'After weeks of frenzied backroom wrangling, European leaders on July 2 nominated four federalists to fill the top jobs of the European Union. The nominations — which must be approved by the European Parliament — send a clear signal that the pro-EU establishment has no intention of slowing its relentless march toward a European superstate, a "United States of Europe," despite a surge of anti-EU sentiment across the continent.
Following are brief profiles of the nominees for the top four positions in the next European Commission, which begins on November 1, 2019 for a period of five years.
Ursula von der Leyen, President of the European Commission
German Defense Minister Ursula von der Leyen, the daughter of a prominent EU official, has been nominated to replace Jean-Claude Juncker as the next president of the European Commission, the powerful bureaucratic arm of the European Union. Von der Leyen, of the center-right Christian Democratic Union (CDU), was a compromise choice after the candidacy of Manfred Weber, a favorite of German Chancellor Angela Merkel, was rejected by critics, led by French President Emmanuel Macron.
Macron had favored the candidacy of European Commission Vice President Frans Timmermans, a Dutch Social Democrat. Timmermans, however, was rejected by the Visegrád Group — the Czech Republic, Hungary, Poland and Slovakia — due to his frequent criticism of their stance against mass migration and judicial reforms.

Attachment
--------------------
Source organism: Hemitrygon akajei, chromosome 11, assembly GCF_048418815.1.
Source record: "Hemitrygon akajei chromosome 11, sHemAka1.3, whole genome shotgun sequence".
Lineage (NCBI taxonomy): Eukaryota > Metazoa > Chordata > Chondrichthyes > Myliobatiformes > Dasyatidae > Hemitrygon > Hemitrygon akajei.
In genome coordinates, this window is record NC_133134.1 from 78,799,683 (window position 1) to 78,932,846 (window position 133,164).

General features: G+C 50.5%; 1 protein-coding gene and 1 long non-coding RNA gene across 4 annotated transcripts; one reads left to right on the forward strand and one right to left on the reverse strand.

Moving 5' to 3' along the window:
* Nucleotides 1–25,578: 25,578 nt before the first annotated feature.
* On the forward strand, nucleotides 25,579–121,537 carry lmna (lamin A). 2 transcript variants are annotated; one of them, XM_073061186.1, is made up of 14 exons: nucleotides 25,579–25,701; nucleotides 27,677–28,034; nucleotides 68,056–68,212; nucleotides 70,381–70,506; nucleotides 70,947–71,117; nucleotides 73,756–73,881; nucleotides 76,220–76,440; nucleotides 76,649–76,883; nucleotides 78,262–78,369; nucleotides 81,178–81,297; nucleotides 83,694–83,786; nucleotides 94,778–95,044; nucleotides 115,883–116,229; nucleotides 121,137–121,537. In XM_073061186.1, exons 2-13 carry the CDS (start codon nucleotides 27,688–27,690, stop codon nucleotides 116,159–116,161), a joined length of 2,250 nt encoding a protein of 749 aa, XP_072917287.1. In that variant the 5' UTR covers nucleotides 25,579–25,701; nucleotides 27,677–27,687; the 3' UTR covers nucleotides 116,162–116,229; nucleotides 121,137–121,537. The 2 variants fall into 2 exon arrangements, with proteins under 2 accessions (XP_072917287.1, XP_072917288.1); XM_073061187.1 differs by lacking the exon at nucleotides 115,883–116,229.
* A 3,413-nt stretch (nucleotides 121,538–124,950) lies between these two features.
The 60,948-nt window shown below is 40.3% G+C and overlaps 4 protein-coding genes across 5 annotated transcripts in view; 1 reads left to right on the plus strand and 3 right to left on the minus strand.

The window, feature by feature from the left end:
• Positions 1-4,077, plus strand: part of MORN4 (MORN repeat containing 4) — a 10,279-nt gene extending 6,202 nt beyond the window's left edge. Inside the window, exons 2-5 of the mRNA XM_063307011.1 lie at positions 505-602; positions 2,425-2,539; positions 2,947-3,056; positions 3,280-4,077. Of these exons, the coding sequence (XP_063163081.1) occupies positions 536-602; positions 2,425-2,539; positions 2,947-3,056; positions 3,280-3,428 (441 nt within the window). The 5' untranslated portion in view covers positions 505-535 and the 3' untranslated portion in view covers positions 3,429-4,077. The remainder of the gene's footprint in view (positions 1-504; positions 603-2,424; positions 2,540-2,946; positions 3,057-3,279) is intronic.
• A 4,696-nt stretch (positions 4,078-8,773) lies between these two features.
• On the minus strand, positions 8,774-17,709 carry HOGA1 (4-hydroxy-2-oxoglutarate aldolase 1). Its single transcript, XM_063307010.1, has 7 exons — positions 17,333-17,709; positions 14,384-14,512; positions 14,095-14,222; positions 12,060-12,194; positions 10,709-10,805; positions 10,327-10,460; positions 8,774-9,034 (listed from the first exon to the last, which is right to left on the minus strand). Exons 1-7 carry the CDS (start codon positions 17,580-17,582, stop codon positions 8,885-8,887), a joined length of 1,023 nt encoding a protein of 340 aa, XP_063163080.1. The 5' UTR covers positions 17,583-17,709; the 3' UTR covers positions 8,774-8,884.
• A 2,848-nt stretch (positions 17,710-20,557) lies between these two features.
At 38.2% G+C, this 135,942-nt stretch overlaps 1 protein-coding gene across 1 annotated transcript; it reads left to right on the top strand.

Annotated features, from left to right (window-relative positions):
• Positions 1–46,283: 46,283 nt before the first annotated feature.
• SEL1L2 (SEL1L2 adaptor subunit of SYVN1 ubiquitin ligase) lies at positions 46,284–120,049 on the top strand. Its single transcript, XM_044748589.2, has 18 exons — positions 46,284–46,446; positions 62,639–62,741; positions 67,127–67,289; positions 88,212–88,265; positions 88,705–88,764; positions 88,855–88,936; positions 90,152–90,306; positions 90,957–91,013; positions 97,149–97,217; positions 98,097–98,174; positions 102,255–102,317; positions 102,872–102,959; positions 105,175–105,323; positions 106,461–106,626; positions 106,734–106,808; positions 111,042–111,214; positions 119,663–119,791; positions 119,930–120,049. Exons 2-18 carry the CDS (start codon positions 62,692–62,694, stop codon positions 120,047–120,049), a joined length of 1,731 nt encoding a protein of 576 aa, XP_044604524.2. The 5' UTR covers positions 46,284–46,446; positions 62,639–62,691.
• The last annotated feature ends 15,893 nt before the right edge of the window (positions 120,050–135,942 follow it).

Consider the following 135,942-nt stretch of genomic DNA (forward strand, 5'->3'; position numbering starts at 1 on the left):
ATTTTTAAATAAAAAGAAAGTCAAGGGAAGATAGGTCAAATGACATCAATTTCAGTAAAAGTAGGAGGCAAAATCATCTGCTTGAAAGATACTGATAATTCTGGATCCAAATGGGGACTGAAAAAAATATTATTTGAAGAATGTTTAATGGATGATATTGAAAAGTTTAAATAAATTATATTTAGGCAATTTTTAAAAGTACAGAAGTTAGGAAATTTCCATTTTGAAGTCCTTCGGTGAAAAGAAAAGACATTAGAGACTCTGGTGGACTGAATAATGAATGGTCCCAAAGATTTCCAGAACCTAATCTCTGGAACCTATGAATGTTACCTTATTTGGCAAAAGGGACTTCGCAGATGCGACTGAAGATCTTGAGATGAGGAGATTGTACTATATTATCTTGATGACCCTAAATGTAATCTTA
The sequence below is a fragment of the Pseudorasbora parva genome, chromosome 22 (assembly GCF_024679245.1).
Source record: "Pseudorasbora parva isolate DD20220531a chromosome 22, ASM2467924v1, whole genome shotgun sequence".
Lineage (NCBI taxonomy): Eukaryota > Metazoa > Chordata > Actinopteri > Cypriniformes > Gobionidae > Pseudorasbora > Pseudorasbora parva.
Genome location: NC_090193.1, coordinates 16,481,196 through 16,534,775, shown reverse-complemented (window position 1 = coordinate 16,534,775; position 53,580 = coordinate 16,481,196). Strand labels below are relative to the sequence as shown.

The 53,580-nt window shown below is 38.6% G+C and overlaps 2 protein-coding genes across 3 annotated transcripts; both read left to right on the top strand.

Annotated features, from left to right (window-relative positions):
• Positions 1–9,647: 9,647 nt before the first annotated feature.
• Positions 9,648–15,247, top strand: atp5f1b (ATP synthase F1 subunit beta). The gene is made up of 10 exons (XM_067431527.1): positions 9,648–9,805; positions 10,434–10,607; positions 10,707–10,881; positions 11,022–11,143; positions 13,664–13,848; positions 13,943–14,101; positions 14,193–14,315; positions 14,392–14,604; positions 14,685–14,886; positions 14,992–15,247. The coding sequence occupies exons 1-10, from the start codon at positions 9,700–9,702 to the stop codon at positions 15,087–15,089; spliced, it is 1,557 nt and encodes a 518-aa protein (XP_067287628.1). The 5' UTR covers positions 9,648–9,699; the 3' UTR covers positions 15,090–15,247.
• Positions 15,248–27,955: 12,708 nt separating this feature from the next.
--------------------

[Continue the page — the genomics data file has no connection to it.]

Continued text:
Von der Leyen has called for the creation of a European superstate. "My aim is the United States of Europe — on the model of federal states such as Switzerland, Germany or the U.S.," she said in an interview with Der Spiegel. She has also called for the creation of a European Army.
At the same time, however, von der Leyen has been roundly criticized at home and abroad for her performance as German defense minister. During her tenure, Germany's military has deteriorated due to budget cuts and poor management, according to Parliamentary Armed Forces Commissioner Hans-Peter Bartels.
"The Bundeswehr's condition is catastrophic," wrote Rupert Scholz, who served as defense minister under Chancellor Helmut Kohl, days before von der Leyen was nominated to the EU's top post. "The entire defense capability of the Federal Republic is suffering, which is totally irresponsible."'
Read more: European Union: Toward a European Superstate
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